Granted in our music community, our words become colorful, expressive, and even foul, BUT it should never breed such violence, nor should we as a musical community accept and celebrate such violence. As a school teacher it’s a foundation in every classroom; we tech our students to use their words, their minds, their compassion in dealing through conflict. Yes we fail and make mistakes of course, however, I sincerely feel that we as a community of music lovers must stand up against these acts of violence when they’re occurring. There is nothing unmanly or weak in sharing acts of compassion and love. I write that with great emotion. We cannot destroy these gatherings friends. These events bring us together for a sole purpose of BELONGING. We belong amigos, we are accountable to one another.
My hope and intent is not to focus on this unfortunate act but rather encourage us to be better; to be better than our rage and our impatience.
All the best.”
We walked in to Reggies on Saturday afternoon just in time to see Matt Woods sing Deadman’s Blues. At the end of song, he moved away from the mic, stepped out into the audience and sang the last verse. We were eviscerated. He bared his soul and the rawest part in each of us bonded with his pain, it was powerful.
I can now confirm that, yes, the Green Room is the best room. And that canopy area above the stage is the best place to see and feel a performance. I got in some good hang out time with some of the best peeps. Aaron and Dev are married! I never put that together yet it totally makes sense. Just like me, one of Aaron’s favorite songs is “You are My Sunshine” and CW Ayon took it in a new direction that works well. I got to talk shop with the Stage Manager, Edgar. I like his vision; he understands the fan/artist point of view as well as the ins and outs of running a successful business.
All in all, MoonRunners was a huge success and I cannot wait to do it all again next year.
Sunday morning I lounged around the hotel lobby saying goodbye to nearest and dearests; then shared a cab with some ComicCon guys on my way to the Art Institute. It is as breathtaking as everyone says. One of my art heroes is Frank Lloyd Wright, and the first experience upon entering is you are engulfed in his lines. The museum’s collection is awe inspiring. There is also this room filled with his furnishings and I thought of Joe Huber’s set and how he’s crafted his art. Walking through the museum I was just as star-struck at the masterpieces on the wall. I had little time so I darted into the modern wing and discovered Kazou Shiraga’s Chikatsusei Maunkinshi (Golden Wings Brushing the Clouds Incarnated from Earthly Wide Star), 1960, whose practice was to swing himself from ropes over paper, later canvas, laid across the floor, sliding through pools of paint to disperse it. It’s red and dense yet filled with energy.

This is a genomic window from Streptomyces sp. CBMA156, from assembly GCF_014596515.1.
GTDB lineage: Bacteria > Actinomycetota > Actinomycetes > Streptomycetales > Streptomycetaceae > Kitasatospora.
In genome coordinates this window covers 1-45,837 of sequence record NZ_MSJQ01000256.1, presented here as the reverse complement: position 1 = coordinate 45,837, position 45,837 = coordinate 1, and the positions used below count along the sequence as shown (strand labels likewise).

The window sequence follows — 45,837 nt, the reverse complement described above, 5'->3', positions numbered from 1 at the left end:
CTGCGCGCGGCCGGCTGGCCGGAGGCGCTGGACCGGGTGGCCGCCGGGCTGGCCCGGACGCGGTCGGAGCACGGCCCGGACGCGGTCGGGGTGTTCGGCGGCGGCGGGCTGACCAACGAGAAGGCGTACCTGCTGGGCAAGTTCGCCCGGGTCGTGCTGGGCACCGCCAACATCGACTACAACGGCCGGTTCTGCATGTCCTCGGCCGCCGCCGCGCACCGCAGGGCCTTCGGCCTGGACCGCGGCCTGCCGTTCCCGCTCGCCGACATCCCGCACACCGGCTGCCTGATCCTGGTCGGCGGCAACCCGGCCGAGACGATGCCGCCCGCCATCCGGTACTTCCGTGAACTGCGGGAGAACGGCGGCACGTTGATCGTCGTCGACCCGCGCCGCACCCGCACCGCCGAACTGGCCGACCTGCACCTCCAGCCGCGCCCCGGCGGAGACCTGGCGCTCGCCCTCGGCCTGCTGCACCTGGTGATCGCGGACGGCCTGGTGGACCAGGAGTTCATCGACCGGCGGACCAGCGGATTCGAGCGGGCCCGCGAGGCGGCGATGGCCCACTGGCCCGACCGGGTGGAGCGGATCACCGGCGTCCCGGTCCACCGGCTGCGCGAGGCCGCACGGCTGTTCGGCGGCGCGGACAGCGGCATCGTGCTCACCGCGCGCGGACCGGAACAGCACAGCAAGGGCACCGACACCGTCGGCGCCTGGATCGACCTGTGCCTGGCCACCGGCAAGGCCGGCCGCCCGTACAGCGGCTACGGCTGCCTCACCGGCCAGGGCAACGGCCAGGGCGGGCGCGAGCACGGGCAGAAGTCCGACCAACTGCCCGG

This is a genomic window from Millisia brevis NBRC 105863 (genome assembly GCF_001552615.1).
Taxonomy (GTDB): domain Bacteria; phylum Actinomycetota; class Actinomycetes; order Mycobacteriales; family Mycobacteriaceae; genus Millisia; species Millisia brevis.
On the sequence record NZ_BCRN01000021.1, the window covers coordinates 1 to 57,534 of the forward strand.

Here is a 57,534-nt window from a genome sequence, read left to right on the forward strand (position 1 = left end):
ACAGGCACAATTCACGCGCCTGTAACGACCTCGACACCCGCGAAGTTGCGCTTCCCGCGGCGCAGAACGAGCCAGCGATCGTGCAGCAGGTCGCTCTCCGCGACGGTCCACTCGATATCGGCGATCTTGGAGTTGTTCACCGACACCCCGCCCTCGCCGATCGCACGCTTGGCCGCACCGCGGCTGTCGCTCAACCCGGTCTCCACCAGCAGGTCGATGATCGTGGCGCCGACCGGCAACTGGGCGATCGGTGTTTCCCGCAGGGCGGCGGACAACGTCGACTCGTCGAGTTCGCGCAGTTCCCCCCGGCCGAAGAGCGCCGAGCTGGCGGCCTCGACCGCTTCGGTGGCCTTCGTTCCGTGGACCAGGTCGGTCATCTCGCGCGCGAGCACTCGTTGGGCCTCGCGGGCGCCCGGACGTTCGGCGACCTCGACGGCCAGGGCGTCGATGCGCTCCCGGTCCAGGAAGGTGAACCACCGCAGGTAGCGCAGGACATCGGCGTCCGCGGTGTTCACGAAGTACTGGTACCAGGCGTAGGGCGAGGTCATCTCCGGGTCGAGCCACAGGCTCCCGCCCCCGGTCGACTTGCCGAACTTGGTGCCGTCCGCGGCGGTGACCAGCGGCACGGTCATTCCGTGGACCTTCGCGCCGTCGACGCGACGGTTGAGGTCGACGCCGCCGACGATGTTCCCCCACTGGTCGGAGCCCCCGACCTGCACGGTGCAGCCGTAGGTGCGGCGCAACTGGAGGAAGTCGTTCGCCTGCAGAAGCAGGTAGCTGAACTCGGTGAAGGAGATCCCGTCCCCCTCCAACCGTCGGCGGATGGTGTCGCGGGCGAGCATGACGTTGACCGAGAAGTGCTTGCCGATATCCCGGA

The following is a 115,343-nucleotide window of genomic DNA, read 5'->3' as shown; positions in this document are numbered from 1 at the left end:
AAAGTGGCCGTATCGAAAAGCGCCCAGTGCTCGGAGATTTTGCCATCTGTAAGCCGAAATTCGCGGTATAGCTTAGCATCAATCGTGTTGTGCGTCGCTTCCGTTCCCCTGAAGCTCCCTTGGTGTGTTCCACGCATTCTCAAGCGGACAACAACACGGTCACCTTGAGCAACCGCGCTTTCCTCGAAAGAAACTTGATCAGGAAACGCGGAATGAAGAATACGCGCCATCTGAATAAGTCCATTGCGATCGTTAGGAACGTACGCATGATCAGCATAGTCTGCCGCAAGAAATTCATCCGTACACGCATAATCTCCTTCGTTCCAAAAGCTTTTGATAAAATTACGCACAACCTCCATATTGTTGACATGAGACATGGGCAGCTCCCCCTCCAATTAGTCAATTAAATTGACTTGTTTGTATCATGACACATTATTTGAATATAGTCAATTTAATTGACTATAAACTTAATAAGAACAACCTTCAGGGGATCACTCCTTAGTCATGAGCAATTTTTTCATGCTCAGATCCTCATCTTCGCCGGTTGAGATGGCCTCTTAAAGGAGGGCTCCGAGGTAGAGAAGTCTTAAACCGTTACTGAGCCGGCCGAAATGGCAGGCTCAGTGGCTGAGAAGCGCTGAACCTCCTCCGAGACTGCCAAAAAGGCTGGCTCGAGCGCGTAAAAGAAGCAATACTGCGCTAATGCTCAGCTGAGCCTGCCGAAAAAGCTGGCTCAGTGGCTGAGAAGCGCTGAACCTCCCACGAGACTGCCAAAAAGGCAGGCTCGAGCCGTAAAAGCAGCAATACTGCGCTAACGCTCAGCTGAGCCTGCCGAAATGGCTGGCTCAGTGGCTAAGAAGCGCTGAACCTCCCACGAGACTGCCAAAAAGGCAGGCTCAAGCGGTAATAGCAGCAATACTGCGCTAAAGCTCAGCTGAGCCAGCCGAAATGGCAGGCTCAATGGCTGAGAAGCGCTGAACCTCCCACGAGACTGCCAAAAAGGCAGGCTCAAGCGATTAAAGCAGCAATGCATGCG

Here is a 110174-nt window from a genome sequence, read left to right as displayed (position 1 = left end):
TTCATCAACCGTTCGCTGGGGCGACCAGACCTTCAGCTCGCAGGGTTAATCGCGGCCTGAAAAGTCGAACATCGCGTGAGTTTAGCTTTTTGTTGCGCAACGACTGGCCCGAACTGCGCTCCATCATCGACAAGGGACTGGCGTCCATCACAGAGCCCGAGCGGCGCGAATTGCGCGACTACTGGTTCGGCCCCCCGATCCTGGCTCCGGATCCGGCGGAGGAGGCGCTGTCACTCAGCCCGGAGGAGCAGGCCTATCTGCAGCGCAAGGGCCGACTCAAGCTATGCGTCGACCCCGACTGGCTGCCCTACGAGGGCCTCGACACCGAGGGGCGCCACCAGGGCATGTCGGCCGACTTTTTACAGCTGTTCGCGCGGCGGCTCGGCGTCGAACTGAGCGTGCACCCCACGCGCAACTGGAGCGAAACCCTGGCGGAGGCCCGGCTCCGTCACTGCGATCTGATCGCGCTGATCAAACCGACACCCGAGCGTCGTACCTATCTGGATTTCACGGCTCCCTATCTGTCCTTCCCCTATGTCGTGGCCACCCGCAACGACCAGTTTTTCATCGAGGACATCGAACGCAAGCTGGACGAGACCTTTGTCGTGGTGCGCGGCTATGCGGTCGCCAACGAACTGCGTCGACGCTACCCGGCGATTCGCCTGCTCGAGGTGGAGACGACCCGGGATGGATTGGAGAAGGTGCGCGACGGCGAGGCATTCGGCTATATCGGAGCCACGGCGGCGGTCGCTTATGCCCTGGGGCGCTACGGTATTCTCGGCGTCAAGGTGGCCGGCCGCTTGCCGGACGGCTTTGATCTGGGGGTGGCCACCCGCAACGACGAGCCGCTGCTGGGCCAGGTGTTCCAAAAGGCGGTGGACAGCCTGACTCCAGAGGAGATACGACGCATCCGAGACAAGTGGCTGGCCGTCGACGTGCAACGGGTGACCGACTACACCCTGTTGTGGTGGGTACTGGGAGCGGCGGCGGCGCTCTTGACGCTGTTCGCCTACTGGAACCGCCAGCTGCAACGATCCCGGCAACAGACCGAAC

Of course they had a Rothko and it’s always nice to be with the art in person. I looked at it closely, I backed up, and from the side angles. It’s hard to put into words what art looks like. I like Rothko’s borders; the way he blends his colors to join or separate. I walked around to the new wing, lounging with Monet, and seeing Rodin’s very own signature on his sculpture. I could still smell the paint on the Pollock (awesome website!). They have a wonderful collection of Greek coins, artifacts, and statue. My favorite was Head of Bearded Man, Cypriot, Cyprus, 5th Century B.C. He’s beautiful with curly locks for a beard and quiet smile; he would have enjoyed the music and merriment of MoonRunners.